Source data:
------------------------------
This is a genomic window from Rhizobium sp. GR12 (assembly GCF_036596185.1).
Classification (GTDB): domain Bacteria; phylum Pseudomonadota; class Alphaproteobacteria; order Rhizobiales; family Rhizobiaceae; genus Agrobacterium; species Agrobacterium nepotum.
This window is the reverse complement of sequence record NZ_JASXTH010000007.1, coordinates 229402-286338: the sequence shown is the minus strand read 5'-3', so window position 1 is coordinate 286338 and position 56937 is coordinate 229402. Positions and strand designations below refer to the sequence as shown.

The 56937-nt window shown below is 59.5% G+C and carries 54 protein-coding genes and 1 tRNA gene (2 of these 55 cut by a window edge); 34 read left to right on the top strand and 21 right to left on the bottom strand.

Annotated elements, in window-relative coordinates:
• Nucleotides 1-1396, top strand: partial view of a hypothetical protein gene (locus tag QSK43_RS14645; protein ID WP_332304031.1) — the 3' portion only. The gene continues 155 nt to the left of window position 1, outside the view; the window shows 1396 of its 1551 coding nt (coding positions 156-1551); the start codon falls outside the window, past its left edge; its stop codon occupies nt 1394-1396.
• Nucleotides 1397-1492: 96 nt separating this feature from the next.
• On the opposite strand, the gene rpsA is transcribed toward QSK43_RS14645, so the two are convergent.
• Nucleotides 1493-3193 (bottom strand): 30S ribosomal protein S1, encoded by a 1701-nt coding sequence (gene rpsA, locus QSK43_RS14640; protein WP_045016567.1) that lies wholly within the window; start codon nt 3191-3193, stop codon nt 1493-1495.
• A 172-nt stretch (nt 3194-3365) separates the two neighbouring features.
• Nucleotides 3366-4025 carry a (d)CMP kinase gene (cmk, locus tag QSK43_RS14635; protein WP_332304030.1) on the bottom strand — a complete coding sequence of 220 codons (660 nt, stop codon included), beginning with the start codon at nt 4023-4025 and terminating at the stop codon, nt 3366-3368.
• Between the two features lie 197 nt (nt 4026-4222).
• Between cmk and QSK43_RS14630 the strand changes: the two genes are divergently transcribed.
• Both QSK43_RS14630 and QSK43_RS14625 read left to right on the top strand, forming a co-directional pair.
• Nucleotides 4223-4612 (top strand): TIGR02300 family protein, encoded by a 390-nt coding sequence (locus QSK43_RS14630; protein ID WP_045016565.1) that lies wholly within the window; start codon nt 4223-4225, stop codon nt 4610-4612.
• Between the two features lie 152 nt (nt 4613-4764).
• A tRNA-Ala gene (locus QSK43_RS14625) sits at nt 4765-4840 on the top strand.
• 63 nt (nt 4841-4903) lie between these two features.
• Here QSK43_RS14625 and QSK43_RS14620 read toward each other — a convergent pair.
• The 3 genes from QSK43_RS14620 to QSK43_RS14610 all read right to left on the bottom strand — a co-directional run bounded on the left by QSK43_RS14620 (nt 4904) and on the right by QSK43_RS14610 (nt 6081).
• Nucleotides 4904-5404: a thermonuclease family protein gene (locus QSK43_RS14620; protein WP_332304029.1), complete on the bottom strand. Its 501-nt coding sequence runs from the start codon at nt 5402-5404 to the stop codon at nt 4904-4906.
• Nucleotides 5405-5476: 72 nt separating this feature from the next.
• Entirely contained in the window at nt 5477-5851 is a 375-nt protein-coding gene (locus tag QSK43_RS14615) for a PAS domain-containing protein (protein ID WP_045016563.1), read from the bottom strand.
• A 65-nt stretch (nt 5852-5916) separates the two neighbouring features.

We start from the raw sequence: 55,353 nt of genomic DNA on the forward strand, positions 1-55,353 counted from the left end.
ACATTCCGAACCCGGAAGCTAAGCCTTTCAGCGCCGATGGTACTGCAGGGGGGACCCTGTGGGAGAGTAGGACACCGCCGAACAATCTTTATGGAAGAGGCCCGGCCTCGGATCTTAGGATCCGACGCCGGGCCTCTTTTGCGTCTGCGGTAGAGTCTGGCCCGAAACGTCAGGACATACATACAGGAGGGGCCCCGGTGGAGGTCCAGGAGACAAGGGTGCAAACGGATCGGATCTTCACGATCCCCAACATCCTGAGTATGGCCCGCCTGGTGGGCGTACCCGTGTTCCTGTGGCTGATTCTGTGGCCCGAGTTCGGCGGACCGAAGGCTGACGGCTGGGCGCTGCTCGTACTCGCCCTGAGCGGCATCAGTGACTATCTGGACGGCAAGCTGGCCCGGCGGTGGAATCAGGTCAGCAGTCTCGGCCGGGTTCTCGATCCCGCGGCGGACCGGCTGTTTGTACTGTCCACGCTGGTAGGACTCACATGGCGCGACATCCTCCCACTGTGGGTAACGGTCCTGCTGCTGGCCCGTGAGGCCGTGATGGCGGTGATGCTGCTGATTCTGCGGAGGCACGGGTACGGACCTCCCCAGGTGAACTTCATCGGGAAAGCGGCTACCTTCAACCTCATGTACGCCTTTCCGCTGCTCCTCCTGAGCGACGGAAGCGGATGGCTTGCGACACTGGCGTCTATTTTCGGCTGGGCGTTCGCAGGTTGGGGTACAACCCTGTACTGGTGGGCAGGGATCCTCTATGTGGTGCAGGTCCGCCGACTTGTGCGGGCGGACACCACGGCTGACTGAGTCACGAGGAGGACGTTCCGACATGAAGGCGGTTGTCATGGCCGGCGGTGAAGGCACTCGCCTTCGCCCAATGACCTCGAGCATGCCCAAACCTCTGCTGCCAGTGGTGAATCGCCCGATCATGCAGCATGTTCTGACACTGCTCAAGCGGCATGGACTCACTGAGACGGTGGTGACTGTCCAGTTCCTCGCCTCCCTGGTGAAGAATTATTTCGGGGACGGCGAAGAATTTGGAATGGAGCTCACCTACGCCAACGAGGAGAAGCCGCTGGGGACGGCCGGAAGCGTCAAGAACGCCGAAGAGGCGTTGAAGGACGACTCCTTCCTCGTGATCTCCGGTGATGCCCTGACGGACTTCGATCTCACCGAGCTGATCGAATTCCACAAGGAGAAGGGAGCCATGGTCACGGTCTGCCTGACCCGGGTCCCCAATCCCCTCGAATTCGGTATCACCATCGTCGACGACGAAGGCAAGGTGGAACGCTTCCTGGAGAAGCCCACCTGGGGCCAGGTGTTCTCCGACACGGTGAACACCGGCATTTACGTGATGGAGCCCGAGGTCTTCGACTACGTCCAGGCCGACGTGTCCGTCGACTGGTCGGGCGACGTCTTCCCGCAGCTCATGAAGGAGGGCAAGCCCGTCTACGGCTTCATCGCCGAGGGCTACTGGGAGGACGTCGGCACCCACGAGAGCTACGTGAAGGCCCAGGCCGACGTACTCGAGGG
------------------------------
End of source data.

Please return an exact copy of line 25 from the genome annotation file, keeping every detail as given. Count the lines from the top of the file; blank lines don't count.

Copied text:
We start from the raw sequence: 55,353 nt of genomic DNA on the forward strand, positions 1-55,353 counted from the left end.